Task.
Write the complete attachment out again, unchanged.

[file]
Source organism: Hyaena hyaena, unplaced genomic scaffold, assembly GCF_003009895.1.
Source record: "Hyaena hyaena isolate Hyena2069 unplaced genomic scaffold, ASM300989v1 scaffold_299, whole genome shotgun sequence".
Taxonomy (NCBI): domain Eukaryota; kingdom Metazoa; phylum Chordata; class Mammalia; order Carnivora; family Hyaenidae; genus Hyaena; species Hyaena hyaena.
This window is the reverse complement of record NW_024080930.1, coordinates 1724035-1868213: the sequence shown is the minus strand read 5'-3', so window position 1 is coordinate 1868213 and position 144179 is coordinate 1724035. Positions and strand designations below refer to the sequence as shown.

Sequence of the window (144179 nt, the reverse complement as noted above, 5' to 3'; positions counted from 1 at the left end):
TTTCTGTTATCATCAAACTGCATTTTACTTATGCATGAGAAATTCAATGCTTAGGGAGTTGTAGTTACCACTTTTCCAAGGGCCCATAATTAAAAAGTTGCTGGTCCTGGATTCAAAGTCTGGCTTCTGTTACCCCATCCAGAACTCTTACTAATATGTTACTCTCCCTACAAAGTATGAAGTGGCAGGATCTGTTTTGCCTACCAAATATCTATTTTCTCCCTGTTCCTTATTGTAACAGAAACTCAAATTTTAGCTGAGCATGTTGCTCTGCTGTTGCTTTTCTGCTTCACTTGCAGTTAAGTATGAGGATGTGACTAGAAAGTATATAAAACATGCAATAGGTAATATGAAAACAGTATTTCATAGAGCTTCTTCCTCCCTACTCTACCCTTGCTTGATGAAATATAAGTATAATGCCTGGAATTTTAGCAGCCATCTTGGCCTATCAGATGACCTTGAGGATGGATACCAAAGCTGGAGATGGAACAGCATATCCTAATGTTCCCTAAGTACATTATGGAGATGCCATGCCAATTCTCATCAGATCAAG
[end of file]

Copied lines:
Source organism: Hyaena hyaena, unplaced genomic scaffold, assembly GCF_003009895.1.
Source record: "Hyaena hyaena isolate Hyena2069 unplaced genomic scaffold, ASM300989v1 scaffold_299, whole genome shotgun sequence".
Taxonomy (NCBI): domain Eukaryota; kingdom Metazoa; phylum Chordata; class Mammalia; order Carnivora; family Hyaenidae; genus Hyaena; species Hyaena hyaena.
This window is the reverse complement of record NW_024080930.1, coordinates 1724035-1868213: the sequence shown is the minus strand read 5'-3', so window position 1 is coordinate 1868213 and position 144179 is coordinate 1724035. Positions and strand designations below refer to the sequence as shown.

Sequence of the window (144179 nt, the reverse complement as noted above, 5' to 3'; positions counted from 1 at the left end):
TTTCTGTTATCATCAAACTGCATTTTACTTATGCATGAGAAATTCAATGCTTAGGGAGTTGTAGTTACCACTTTTCCAAGGGCCCATAATTAAAAAGTTGCTGGTCCTGGATTCAAAGTCTGGCTTCTGTTACCCCATCCAGAACTCTTACTAATATGTTACTCTCCCTACAAAGTATGAAGTGGCAGGATCTGTTTTGCCTACCAAATATCTATTTTCTCCCTGTTCCTTATTGTAACAGAAACTCAAATTTTAGCTGAGCATGTTGCTCTGCTGTTGCTTTTCTGCTTCACTTGCAGTTAAGTATGAGGATGTGACTAGAAAGTATATAAAACATGCAATAGGTAATATGAAAACAGTATTTCATAGAGCTTCTTCCTCCCTACTCTACCCTTGCTTGATGAAATATAAGTATAATGCCTGGAATTTTAGCAGCCATCTTGGCCTATCAGATGACCTTGAGGATGGATACCAAAGCTGGAGATGGAACAGCATATCCTAATGTTCCCTAAGTACATTATGGAGATGCCATGCCAATTCTCATCAGATCAAG